Natural Rubber – The Next Focus for Sustainable Forestry

This article originally appeared in EY Climate Change and Sustainability Services September newsletter

The evolving definition of sustainable forestry

Sustainable forestry has remained a major topic of conversation in the sustainability world for many years. The definition of what sustainable forestry is, and which forest products should be included in this definition has been evolving since the early 1990’s, when the timber industry began receiving pressure from NGOs on deforestation. Over time, it became more widely recognized that the timber industry itself was not harmful※1 if the timber was being sourced from forests managed sustainably – but what does it mean when a forest is managed “sustainably”?

At first, deforestation was the primary concern for sustainable forestry practices. However, sustainability is not a single issue with a single solution. It was and remains a complex topic that evolves quickly, varies based on specific conditions, and requires a multi-stakeholder approach to tackle. Today, NGOs, investors, and other stakeholders expect companies dealing with forestry products to approach sustainable forestry in a more holistic way, covering a broad range of environmental, social, and governance issues. While a “zero-deforestation” commitment is considered a minimum requirement, a modern company’s definition of sustainable forestry must also include considerations beyond deforestation – such as water and soil management, peatland protection, biodiversity considerations, land rights, livelihood support, child labor, and many others.

In addition to the definition of sustainable forestry widening to cover more issues, the types of industries this definition applies to is also widening to cover more than timber, pulp, paper, and the like.

For example, in 2010, the NGO Greenpeace launched a campaign against Nestle, criticizing the company’s use of palm oil in their widely known brand, KitKat. Oil palm plantations, which provide the palm oil used to produce various foods, soaps, detergents, and many other consumer goods products, can lead to deforestation, peatland destruction, biodiversity loss, and carbon emissions when plantations are not sustainably developed or managed.

Following the campaign, Nestle committed to sourcing its palm oil more sustainably, explaining※2, “By setting critical requirements for its procurement process and checking compliance with our supplier code, Nestlé wants to ensure that its products have no deforestation footprint.”

This commitment was the start of a cascade of commitments by other companies that handled palm oil, including Unilever, Starbucks, L’Oreal, Hershey’s, and Procter & Gamble. Today, many global companies have sustainable palm oil procurement policies and practices, and NGOs continue placing pressure on those that do not with annual rankings, scorecards※3, and campaigns.

Shifting focus to natural rubber

In more recent years, the natural rubber industry has been rapidly becoming a major focus in the context of sustainable forestry.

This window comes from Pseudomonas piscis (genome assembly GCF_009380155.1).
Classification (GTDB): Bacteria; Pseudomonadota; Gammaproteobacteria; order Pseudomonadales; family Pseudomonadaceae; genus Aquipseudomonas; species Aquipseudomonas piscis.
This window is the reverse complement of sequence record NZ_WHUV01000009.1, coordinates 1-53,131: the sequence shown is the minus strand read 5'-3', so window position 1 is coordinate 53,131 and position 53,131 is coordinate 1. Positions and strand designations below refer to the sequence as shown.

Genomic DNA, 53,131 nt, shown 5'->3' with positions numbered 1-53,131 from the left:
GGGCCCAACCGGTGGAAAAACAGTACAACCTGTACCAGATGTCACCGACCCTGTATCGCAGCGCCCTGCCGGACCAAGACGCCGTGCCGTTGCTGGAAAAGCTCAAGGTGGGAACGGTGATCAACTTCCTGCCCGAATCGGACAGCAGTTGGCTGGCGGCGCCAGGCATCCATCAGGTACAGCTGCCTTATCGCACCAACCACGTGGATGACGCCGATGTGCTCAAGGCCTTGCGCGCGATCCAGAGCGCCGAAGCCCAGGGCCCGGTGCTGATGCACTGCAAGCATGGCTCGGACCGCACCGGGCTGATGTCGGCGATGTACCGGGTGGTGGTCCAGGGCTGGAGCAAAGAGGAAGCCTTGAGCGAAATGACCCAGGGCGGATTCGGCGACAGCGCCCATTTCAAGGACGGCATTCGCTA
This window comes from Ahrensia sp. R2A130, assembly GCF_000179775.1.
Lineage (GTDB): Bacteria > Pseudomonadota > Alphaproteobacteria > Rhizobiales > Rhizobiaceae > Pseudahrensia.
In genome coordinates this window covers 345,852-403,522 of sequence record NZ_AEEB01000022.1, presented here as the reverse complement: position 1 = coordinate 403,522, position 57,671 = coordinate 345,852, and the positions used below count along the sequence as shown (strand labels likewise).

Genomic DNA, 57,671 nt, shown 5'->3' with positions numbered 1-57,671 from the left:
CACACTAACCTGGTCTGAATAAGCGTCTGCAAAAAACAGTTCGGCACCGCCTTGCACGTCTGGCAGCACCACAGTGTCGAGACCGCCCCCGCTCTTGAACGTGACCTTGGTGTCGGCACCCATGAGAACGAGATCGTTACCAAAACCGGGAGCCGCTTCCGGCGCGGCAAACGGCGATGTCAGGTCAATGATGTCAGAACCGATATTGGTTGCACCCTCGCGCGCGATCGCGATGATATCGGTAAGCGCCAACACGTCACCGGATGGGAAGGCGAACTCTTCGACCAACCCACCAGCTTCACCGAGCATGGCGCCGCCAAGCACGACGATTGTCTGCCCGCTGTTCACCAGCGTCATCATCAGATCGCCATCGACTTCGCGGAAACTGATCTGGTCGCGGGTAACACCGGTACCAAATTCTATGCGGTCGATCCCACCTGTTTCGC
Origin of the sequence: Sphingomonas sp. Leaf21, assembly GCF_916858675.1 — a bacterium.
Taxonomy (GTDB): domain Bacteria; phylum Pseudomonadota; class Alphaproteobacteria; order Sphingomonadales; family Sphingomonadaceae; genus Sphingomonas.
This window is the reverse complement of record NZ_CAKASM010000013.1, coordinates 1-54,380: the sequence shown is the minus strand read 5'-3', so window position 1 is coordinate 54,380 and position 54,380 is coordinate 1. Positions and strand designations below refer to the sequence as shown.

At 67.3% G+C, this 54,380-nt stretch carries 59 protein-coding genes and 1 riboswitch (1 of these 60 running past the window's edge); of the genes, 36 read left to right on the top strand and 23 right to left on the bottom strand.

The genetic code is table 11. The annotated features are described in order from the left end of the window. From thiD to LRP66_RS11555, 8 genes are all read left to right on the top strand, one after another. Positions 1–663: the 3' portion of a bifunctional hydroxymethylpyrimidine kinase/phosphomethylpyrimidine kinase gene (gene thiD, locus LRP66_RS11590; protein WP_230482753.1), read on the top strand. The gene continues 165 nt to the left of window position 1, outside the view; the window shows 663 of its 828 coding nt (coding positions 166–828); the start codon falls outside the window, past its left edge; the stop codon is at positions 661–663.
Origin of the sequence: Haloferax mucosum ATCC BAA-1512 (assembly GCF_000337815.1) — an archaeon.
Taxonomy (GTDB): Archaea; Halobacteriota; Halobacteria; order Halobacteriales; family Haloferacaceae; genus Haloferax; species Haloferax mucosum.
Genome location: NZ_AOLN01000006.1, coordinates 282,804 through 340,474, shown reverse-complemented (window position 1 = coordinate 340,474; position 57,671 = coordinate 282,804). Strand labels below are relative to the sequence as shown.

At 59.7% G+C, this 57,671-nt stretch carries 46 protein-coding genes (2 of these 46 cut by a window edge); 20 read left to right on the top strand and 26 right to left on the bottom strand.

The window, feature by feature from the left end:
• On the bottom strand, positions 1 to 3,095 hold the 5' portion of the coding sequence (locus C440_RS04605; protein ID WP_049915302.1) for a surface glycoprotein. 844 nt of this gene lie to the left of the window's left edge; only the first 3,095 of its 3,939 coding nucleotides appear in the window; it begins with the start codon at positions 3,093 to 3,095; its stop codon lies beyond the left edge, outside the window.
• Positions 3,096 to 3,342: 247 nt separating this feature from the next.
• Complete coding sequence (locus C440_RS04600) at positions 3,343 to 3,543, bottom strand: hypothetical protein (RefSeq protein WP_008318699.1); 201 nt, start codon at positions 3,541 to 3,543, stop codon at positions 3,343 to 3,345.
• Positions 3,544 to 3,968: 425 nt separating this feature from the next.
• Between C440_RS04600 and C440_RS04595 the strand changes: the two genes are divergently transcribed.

Although a few scattered initiatives have existed for the development of sustainable natural rubber supply chains, the issue gained greater attention in 2016, when Michelin published their Sustainable Natural Rubber Policy※4 , which included a commitment to zero-deforestation.

Since then, other industry players have been joining in on making public commitments to sustainability and sustainable natural rubber procurement, including tire manufacturers and auto makers. NGOs, like World Wildlife Fund (WWF) and Global Witness, have been quite vocal about the natural rubber industry as well, some approaching companies in a collaborative way, and some attacking companies via reports and campaigns.

Below is a snapshot of major sustainability movements in the natural rubber and auto industry over the past year. These events further highlight a trend towards industry commitment and action, indicating the likelihood of other companies and organizations following suit in the coming months.

CCaSS Newsletter-Sep-2017 article02 chart02

What can companies do?

The first thing a company must consider doing when thinking about sustainability as it relates to forest or agricultural products, is understanding their own supply chain. Fully mapping at least 1st tier suppliers would be a good starting point. Then, understanding the global conditions and risks related to those supply chains and suppliers can help the company identify which risks or opportunities are most important to their business.

Engaging with stakeholders, both internally and externally can help the company decide where it stands on its most important sustainability issues, and what it aims to achieve should action be taken. From there, policy and strategy can be drafted, and management systems can be developed to implement the policy, engage with the supply chain, and mitigate those risks identified while generating value for the company.

If a company already has a policy in place for forestry related products, or for sustainable procurement in general, it could be worth considering the incorporation of key wording and taking additional measures to meet the current expectations of society. A gap assessment of current conditions and policies against best practices or stakeholder expectations can help inform the level of enhancement that needs to occur.

Thoughts?

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